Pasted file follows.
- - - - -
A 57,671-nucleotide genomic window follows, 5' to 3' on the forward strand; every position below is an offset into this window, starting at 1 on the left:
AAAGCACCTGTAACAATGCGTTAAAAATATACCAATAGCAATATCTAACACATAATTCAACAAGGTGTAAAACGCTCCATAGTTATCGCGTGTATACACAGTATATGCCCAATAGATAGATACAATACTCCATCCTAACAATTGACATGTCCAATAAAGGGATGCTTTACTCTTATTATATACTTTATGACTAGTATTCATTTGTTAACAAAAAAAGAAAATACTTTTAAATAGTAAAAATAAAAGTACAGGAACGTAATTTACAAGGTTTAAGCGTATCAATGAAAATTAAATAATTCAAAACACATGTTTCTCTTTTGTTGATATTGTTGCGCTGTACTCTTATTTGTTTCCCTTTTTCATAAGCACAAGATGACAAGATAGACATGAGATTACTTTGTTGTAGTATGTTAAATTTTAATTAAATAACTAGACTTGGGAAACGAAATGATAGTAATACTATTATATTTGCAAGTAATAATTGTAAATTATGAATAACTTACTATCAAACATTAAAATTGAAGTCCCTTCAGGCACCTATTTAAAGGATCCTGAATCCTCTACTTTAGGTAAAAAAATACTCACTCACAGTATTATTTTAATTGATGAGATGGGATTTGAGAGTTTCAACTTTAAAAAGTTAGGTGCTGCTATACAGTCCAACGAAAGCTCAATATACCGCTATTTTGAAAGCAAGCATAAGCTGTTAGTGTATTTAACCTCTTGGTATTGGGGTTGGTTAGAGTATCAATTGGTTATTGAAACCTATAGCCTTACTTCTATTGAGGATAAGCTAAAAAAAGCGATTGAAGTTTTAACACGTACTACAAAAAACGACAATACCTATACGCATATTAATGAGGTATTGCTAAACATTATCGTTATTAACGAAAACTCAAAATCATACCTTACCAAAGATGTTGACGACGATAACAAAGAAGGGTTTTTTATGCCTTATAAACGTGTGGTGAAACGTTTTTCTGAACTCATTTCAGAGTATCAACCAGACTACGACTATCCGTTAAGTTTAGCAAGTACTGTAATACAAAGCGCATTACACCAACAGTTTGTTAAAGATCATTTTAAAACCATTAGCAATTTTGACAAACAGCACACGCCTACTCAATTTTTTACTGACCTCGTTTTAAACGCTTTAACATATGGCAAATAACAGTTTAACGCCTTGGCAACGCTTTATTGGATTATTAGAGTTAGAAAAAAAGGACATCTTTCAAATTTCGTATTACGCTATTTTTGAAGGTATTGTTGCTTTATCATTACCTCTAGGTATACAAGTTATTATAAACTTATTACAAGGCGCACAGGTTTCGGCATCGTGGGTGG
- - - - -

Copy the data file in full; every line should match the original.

A 57,671-nucleotide genomic window follows, 5' to 3' on the forward strand; every position below is an offset into this window, starting at 1 on the left:
AAAGCACCTGTAACAATGCGTTAAAAATATACCAATAGCAATATCTAACACATAATTCAACAAGGTGTAAAACGCTCCATAGTTATCGCGTGTATACACAGTATATGCCCAATAGATAGATACAATACTCCATCCTAACAATTGACATGTCCAATAAAGGGATGCTTTACTCTTATTATATACTTTATGACTAGTATTCATTTGTTAACAAAAAAAGAAAATACTTTTAAATAGTAAAAATAAAAGTACAGGAACGTAATTTACAAGGTTTAAGCGTATCAATGAAAATTAAATAATTCAAAACACATGTTTCTCTTTTGTTGATATTGTTGCGCTGTACTCTTATTTGTTTCCCTTTTTCATAAGCACAAGATGACAAGATAGACATGAGATTACTTTGTTGTAGTATGTTAAATTTTAATTAAATAACTAGACTTGGGAAACGAAATGATAGTAATACTATTATATTTGCAAGTAATAATTGTAAATTATGAATAACTTACTATCAAACATTAAAATTGAAGTCCCTTCAGGCACCTATTTAAAGGATCCTGAATCCTCTACTTTAGGTAAAAAAATACTCACTCACAGTATTATTTTAATTGATGAGATGGGATTTGAGAGTTTCAACTTTAAAAAGTTAGGTGCTGCTATACAGTCCAACGAAAGCTCAATATACCGCTATTTTGAAAGCAAGCATAAGCTGTTAGTGTATTTAACCTCTTGGTATTGGGGTTGGTTAGAGTATCAATTGGTTATTGAAACCTATAGCCTTACTTCTATTGAGGATAAGCTAAAAAAAGCGATTGAAGTTTTAACACGTACTACAAAAAACGACAATACCTATACGCATATTAATGAGGTATTGCTAAACATTATCGTTATTAACGAAAACTCAAAATCATACCTTACCAAAGATGTTGACGACGATAACAAAGAAGGGTTTTTTATGCCTTATAAACGTGTGGTGAAACGTTTTTCTGAACTCATTTCAGAGTATCAACCAGACTACGACTATCCGTTAAGTTTAGCAAGTACTGTAATACAAAGCGCATTACACCAACAGTTTGTTAAAGATCATTTTAAAACCATTAGCAATTTTGACAAACAGCACACGCCTACTCAATTTTTTACTGACCTCGTTTTAAACGCTTTAACATATGGCAAATAACAGTTTAACGCCTTGGCAACGCTTTATTGGATTATTAGAGTTAGAAAAAAAGGACATCTTTCAAATTTCGTATTACGCTATTTTTGAAGGTATTGTTGCTTTATCATTACCTCTAGGTATACAAGTTATTATAAACTTATTACAAGGCGCACAGGTTTCGGCATCGTGGGTGG